MTB news & racing round-up for June 7, 2007
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Edited by Sue George
Eatough and Lowery win Mohican 100
By Sue George
Winner Chris Eatough
Photo ©: Guru Graphix
Chris Eatough (Trek / VW) made it two for two in the National Ultra Endurance
(NUE) series when he won the second event, the Mohican 100 in Ohio Saturday
in sultry, 90 degree (Fahrenheit) conditions. Behind him, Harlan Price
(Independent Fabrication) and Shawn Adams (October Lake Effect) rounded
out the podium. Carey Lowery (Outdoor Store) won the women's race ahead
of round one Cohutta 100 winner Dannielle Musto (Slingshot).
For 2007, the Mohican 100 got a new and improved course, including starting
with about 25 miles of technical singletrack almost from the gun. Winner
Eatough commented on the challenging beginning. "The first half was
pretty tough. There was 25 mile singletrack section from mile four to
29. It was pretty hilly and quite technical. Everyone had fresh legs,
so some people were riding really fast. It made the second half tough
even though the course was not as tough as the first half. The second
half was more about gravel road and farmland."
Eatough credited Price and Michael Simonson (Bell's Beer) for driving
the pace early in the race. "I was kind of following along. Michael
and Harlan were pushing the pace at the beginning. I went to the front
a couple of times. I thought they were going pretty fast." Tinker
Juarez (Cannondale) was also with the lead crowd before he later dropped
off the pace. Simonson put the hammer down and gapped Eatough and Price
on a hike-a-bike, but Price and Eatough were taking a more measured approach,
biding their time.
"I wasn't too worried, it wasn't a big gap," said Eatough.
"I was able to bridge across to him at halfway point. I dropped him
soon after. I rode last 35 miles alone." Price lost Eatough at aid
station 3. Both would catch Simonson, who later took a wrong turn and
lost one more place to finish fourth.
Only a few miles until
Photo ©: Guru Graphix
The women's race would shape up to be a two-woman battle. Musto took
off hard in the early singletrack, but wasn't able to hold off the technically
talented Lowery, who passed her and would lead solo until the end.
"Carrie is an amazing singletrack rider. And she passed me and that
was it," said Musto, who rode the rest of the race by herself in
no-woman's land. Her only company would be a thunderstorm, which lasted
for about 15 minutes. "I was happy to get wet because it was so hot."
Round three of the NUE will be the Lumberjack 100 on June 16. For complete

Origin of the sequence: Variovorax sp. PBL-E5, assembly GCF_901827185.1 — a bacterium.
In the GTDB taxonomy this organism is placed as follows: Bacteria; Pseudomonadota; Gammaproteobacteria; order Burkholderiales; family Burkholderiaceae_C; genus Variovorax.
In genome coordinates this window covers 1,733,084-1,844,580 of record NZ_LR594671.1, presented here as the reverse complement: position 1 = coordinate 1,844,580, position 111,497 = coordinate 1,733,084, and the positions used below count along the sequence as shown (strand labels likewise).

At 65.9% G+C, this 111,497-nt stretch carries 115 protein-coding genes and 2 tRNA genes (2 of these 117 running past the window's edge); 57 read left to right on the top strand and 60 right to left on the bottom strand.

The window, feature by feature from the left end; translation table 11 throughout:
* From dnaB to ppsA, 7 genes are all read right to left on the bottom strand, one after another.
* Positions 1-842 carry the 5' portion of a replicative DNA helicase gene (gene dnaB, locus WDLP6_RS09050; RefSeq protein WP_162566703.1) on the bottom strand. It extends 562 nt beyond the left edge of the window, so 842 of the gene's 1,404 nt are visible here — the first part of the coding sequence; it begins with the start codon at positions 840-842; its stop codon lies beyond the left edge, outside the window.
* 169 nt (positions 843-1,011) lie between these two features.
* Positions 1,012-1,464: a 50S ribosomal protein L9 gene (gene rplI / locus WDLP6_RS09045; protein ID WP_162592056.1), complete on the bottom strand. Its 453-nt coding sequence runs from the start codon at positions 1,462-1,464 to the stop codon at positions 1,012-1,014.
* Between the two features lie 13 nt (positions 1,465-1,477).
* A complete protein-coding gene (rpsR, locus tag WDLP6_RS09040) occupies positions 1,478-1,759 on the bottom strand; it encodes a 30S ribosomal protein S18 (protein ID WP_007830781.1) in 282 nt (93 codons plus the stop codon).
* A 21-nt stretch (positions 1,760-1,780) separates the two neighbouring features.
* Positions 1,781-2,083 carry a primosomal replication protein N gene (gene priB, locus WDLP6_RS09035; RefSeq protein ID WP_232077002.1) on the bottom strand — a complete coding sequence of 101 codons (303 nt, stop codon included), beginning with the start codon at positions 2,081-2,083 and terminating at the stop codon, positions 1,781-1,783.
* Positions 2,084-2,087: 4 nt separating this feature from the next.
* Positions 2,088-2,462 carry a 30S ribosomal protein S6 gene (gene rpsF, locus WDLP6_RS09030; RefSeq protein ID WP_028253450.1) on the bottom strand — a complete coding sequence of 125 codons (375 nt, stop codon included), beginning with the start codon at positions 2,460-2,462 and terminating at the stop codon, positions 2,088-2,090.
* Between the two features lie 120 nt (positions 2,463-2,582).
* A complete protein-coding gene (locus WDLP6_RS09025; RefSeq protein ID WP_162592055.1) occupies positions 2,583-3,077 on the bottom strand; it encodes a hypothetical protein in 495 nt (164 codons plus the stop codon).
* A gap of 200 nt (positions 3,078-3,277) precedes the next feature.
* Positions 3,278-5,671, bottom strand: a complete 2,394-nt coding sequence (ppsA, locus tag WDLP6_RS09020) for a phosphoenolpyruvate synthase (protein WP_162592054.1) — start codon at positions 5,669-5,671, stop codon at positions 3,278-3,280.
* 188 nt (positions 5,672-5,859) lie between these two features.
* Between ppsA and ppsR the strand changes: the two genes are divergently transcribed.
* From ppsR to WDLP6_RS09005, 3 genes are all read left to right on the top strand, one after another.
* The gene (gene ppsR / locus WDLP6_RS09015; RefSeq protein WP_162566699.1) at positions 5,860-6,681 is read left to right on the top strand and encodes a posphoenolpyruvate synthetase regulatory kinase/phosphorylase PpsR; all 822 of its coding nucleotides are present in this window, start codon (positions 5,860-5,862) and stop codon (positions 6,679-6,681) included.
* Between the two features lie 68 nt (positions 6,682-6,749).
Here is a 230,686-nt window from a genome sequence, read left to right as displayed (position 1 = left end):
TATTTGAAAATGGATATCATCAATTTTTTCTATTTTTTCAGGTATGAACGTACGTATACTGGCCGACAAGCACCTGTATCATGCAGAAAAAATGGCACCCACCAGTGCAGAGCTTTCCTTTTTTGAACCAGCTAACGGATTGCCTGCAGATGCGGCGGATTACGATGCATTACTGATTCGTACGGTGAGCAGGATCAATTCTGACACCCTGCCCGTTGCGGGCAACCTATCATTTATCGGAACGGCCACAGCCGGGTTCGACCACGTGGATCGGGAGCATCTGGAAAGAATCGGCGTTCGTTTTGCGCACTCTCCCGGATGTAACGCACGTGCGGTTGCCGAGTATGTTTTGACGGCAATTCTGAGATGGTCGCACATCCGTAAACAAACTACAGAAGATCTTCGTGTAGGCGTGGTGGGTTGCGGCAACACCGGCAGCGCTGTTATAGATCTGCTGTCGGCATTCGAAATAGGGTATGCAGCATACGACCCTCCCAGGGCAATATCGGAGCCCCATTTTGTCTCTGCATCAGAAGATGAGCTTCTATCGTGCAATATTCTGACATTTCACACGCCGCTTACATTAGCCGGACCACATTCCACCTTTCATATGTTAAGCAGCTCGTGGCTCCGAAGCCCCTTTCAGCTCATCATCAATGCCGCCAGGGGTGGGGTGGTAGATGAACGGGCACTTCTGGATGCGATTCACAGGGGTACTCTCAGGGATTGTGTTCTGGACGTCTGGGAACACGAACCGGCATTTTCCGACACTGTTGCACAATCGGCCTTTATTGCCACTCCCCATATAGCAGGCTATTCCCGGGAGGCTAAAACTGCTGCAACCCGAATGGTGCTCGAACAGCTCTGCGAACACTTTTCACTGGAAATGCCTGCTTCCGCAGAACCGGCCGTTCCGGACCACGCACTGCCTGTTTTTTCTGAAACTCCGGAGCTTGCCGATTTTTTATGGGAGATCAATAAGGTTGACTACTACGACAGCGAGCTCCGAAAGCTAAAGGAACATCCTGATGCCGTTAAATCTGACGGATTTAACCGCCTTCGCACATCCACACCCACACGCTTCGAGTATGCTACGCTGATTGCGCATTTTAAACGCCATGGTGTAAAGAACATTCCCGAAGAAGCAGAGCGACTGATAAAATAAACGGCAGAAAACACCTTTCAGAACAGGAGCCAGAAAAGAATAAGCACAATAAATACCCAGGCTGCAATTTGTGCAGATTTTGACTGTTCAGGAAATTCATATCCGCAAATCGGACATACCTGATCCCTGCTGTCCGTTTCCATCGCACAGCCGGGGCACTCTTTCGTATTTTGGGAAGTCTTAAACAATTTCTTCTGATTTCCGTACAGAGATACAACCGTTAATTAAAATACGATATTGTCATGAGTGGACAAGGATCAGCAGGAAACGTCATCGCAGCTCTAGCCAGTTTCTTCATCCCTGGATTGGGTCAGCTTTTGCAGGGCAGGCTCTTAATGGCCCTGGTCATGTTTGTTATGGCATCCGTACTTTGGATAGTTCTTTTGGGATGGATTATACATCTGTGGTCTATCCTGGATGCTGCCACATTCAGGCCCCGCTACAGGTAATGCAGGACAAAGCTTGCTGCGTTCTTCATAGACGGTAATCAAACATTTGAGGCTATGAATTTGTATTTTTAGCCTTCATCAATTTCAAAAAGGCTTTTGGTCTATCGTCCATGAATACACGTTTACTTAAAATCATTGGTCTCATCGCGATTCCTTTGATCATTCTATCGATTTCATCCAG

coverage of the Mohican 100, click
Dahle Flesjå forced to pause racing season
Gunn-Rita Dahle Flesjaa (Multivan
Merida Biking Team)
Photo ©: Rob Jones
Reigning World and Olympic champion Gunn-Rita Dahle Flesjå (Multivan-Merida)
took a break from her racing season to return Norway Monday. For several
weeks, Dahle Flesjå has been suffering from inexplicable stomach
problems and will return home to undergo comprehensive medical tests in
The Norwegian has spent her time since Offenburg's World Cup race in
Champéry, Switzerland, where the next World Cup race is scheduled
to take place this weekend without her.
"This decision to pause in the middle of the season has been very
hard to take for me," said 25-time World Cup winner Dahle Flesjå
about her situation. "But I know from experience that my health is
the most important element on the road to success." She has also
won seven World Championship titles.
She hopes to return to racing with her best form in plenty of time to
defend her two world championship titles.
Trans Germany debuts this weekend
The Trans Germany will make its debut on Saturday, June 9 in St. Wendel.
Approximately 300 teams of two, consisting of hobby bikers, ambitious
amateurs and mountain bike pros, will head towards Oberwiesenthal in the
Erz Mountains for the beginning of what will be 837 km and 18,313 meters
of climbing in eight stages.
The race features five categories including men, women, master men, grand
master men, and mixed. Top hopes for the men's win are last year's TransAlp
winner Karl Platt and his team mate Stefan Sahm (Team Bulls) who won the
2007 Cape Epic. In addition, Swiss riders Sandro Spaeth and Thomas Zahnd
(Team Texner-Stoeckli) as well as the German-Austrian duo of Andreas Strobel
and Silvio Wieltschnig (Team Fiat Rotwild) are aiming for the podium.
On the women's side, the Klose twins Sandra and Peggy (Team ZwillingsCRAFT)
will pedal for victory against Frenchwoman Danièle Troesch and
German Kerstin Brachtendorf from Team Fiat-Rotwild.
Carsten Bresser will tackle the route together with Canada's own Alison
Sydor as part of the team Tea, Rocky Mountain / Haywood in the battle
for the mixed title.
The race will visit St. Wendel, Neustadt, Erbach im Odenwald, Frammersbach,
Bischofsheim a. d. Rhoen, Oberhof, Bad Steben, Schoeneck and Oberwiesenthal.
Stay tuned to Cyclingnews for complete coverage.
Events in Australia and Colorado go carbon neutral